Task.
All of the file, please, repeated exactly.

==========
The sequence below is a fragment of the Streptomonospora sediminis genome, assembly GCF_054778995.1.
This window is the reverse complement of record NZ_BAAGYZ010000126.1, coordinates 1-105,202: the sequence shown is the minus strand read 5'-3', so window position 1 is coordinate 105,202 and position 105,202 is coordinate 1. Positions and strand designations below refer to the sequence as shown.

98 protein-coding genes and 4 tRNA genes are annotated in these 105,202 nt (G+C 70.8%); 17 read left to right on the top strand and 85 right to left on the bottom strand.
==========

The sequence below is a fragment of the Streptomonospora sediminis genome, assembly GCF_054778995.1.
This window is the reverse complement of record NZ_BAAGYZ010000126.1, coordinates 1-105,202: the sequence shown is the minus strand read 5'-3', so window position 1 is coordinate 105,202 and position 105,202 is coordinate 1. Positions and strand designations below refer to the sequence as shown.

98 protein-coding genes and 4 tRNA genes are annotated in these 105,202 nt (G+C 70.8%); 17 read left to right on the top strand and 85 right to left on the bottom strand.